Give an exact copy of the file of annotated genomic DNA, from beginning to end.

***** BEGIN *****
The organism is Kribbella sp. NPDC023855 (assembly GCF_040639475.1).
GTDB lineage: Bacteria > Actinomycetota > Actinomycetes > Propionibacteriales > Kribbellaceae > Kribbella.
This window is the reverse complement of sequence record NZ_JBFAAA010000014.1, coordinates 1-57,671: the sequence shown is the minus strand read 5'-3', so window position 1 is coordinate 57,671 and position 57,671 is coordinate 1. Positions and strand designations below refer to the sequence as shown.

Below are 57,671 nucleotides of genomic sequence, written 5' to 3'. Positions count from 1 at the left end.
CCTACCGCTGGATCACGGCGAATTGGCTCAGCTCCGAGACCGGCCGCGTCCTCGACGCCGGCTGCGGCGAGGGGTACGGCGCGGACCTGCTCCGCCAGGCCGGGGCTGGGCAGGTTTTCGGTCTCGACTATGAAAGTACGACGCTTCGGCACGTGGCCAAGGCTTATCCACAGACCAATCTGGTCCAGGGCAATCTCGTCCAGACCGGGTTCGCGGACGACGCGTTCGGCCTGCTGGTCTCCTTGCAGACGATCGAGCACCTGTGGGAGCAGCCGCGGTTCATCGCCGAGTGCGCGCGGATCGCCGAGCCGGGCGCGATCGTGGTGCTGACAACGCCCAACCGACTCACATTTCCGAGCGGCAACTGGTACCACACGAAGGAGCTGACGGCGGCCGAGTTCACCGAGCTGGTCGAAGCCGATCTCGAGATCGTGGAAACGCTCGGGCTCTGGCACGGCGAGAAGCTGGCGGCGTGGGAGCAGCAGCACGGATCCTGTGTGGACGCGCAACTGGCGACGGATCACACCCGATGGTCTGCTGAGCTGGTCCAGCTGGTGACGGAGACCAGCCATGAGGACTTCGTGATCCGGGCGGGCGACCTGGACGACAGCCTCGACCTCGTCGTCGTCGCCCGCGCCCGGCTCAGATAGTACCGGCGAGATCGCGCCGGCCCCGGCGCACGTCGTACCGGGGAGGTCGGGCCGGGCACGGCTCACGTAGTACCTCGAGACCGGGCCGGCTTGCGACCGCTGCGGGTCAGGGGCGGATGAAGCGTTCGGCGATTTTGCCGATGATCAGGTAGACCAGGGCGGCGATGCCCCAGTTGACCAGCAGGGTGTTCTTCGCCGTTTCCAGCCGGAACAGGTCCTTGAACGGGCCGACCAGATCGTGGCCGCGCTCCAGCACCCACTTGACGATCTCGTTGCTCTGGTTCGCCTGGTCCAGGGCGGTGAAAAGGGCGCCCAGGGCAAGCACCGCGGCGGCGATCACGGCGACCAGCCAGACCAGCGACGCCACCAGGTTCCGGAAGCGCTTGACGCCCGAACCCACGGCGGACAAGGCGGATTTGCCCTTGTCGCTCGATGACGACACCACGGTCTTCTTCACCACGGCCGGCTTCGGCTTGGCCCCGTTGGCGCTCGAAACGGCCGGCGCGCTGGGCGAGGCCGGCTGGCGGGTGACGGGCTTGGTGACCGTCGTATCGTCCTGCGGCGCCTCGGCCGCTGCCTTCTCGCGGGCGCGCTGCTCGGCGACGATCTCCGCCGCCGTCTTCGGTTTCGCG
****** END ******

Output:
The organism is Kribbella sp. NPDC023855 (assembly GCF_040639475.1).
GTDB lineage: Bacteria > Actinomycetota > Actinomycetes > Propionibacteriales > Kribbellaceae > Kribbella.
This window is the reverse complement of sequence record NZ_JBFAAA010000014.1, coordinates 1-57,671: the sequence shown is the minus strand read 5'-3', so window position 1 is coordinate 57,671 and position 57,671 is coordinate 1. Positions and strand designations below refer to the sequence as shown.

Below are 57,671 nucleotides of genomic sequence, written 5' to 3'. Positions count from 1 at the left end.
CCTACCGCTGGATCACGGCGAATTGGCTCAGCTCCGAGACCGGCCGCGTCCTCGACGCCGGCTGCGGCGAGGGGTACGGCGCGGACCTGCTCCGCCAGGCCGGGGCTGGGCAGGTTTTCGGTCTCGACTATGAAAGTACGACGCTTCGGCACGTGGCCAAGGCTTATCCACAGACCAATCTGGTCCAGGGCAATCTCGTCCAGACCGGGTTCGCGGACGACGCGTTCGGCCTGCTGGTCTCCTTGCAGACGATCGAGCACCTGTGGGAGCAGCCGCGGTTCATCGCCGAGTGCGCGCGGATCGCCGAGCCGGGCGCGATCGTGGTGCTGACAACGCCCAACCGACTCACATTTCCGAGCGGCAACTGGTACCACACGAAGGAGCTGACGGCGGCCGAGTTCACCGAGCTGGTCGAAGCCGATCTCGAGATCGTGGAAACGCTCGGGCTCTGGCACGGCGAGAAGCTGGCGGCGTGGGAGCAGCAGCACGGATCCTGTGTGGACGCGCAACTGGCGACGGATCACACCCGATGGTCTGCTGAGCTGGTCCAGCTGGTGACGGAGACCAGCCATGAGGACTTCGTGATCCGGGCGGGCGACCTGGACGACAGCCTCGACCTCGTCGTCGTCGCCCGCGCCCGGCTCAGATAGTACCGGCGAGATCGCGCCGGCCCCGGCGCACGTCGTACCGGGGAGGTCGGGCCGGGCACGGCTCACGTAGTACCTCGAGACCGGGCCGGCTTGCGACCGCTGCGGGTCAGGGGCGGATGAAGCGTTCGGCGATTTTGCCGATGATCAGGTAGACCAGGGCGGCGATGCCCCAGTTGACCAGCAGGGTGTTCTTCGCCGTTTCCAGCCGGAACAGGTCCTTGAACGGGCCGACCAGATCGTGGCCGCGCTCCAGCACCCACTTGACGATCTCGTTGCTCTGGTTCGCCTGGTCCAGGGCGGTGAAAAGGGCGCCCAGGGCAAGCACCGCGGCGGCGATCACGGCGACCAGCCAGACCAGCGACGCCACCAGGTTCCGGAAGCGCTTGACGCCCGAACCCACGGCGGACAAGGCGGATTTGCCCTTGTCGCTCGATGACGACACCACGGTCTTCTTCACCACGGCCGGCTTCGGCTTGGCCCCGTTGGCGCTCGAAACGGCCGGCGCGCTGGGCGAGGCCGGCTGGCGGGTGACGGGCTTGGTGACCGTCGTATCGTCCTGCGGCGCCTCGGCCGCTGCCTTCTCGCGGGCGCGCTGCTCGGCGACGATCTCCGCCGCCGTCTTCGGTTTCGCG